It is always difficult for socialists in one part of the world to pronounce on events thousands of miles away – at least without a certain degree of hubris and a certain risk of making oneself ridiculous. This applies perhaps in particular for those countries where the political forms and institutions, immediately apparent to outsiders, do not actually reveal much about the internal political and economic stucture: one can think here of Turkey, Pakistan, and the like. In a sense, it can perhaps be said that generally poor countries are effectively more divided than rich ones. This should come as no surprise given the desperation of poverty, the strength of religious divisions in such places, and the nature of class conflict. Sometimes these divisions are relatively clear and transparent to the outside, but often they are not, and even when properly understood reveal nothing much more than the many contradictions that keep such countries in a social and economic trap of poverty and violence. Egypt seems to fit the latter mold.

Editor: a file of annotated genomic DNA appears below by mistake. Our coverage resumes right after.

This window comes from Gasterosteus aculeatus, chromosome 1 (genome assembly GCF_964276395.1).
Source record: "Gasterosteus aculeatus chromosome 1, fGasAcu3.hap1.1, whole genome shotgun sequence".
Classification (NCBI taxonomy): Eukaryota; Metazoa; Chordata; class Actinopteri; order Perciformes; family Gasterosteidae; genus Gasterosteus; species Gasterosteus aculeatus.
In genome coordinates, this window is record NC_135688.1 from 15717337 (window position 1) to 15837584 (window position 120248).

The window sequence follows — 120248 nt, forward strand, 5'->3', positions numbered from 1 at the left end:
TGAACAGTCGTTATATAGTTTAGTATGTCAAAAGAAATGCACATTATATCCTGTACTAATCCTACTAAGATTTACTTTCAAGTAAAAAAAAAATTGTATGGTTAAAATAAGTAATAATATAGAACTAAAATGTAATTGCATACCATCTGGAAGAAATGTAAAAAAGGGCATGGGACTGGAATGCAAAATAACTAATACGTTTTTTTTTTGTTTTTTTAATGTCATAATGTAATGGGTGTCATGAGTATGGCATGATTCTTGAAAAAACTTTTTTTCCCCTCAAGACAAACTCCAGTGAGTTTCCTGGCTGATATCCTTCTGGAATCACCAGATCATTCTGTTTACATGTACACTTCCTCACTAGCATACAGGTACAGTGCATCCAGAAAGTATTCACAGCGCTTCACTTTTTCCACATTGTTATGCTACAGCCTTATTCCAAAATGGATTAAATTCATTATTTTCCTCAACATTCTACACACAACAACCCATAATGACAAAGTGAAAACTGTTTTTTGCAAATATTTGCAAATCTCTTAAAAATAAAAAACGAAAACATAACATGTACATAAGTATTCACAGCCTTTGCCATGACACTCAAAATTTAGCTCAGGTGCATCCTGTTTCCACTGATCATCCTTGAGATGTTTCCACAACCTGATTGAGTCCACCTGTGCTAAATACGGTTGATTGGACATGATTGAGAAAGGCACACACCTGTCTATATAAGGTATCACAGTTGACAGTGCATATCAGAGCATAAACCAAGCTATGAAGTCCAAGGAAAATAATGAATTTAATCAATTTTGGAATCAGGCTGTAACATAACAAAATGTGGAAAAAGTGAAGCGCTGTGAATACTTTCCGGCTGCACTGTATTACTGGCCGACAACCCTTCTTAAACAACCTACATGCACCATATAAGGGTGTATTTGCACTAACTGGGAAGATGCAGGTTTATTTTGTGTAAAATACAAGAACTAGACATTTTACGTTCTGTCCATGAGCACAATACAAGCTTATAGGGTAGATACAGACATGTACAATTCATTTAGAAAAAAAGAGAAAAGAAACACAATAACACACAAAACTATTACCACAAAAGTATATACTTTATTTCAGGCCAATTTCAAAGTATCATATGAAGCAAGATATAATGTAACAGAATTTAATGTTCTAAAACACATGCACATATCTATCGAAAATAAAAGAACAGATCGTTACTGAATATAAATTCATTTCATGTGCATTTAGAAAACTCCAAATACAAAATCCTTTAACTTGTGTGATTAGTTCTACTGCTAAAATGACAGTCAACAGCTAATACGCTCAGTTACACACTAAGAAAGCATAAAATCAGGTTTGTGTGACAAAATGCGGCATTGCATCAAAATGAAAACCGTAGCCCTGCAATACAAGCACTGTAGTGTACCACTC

Nonetheless, I think it can be useful and justified for Western commentators to speak about events there, even if they know neither the country nor the language very well. There are several reasons for this. The first is owing to the political conclusions drawn by the various progressive forces in the West from events abroad, which makes the struggle over how to interpret these events also a struggle over the political outlook locally. Such arguments by proxy are, as I have argued before, often inherently questionable and misleading, but they are frequent. Secondly, the internationalist and cosmopolitan viewpoint that the current age demands and solidarity with people abroad requires a lively interest in their affairs, including in assessing the successes and mistakes of the progressive movements and parties of the places in question – but without thereby implying that some recipe for success exists in this or that office in London or Chicago. Such certainties are exactly the domain of the world improving free traders in the international economic organizations, and their all-knowing charity has done immeasurable harm. Rather, our perspective should be to see what the events and politics abroad look like to us, and what we can learn from them rather than to telling people far away what to do. But of course any intellectual independence also requires the courage to identify and comment on a mistake when one sees one, even if it is just to unleash a discussion on strategy. Due to its relation to ongoing events, such a strategic discussion can be infinitely more fruitful than overly abstract and general chatter about ‘workers’ parties’, ‘united fronts’ and so forth. But this, too, requires to obtain as much knowledge as possible for an outsider about the place in question, and a critical sifting of the writings and actions of the people on the ground. Continue reading “Military Coup in Egypt”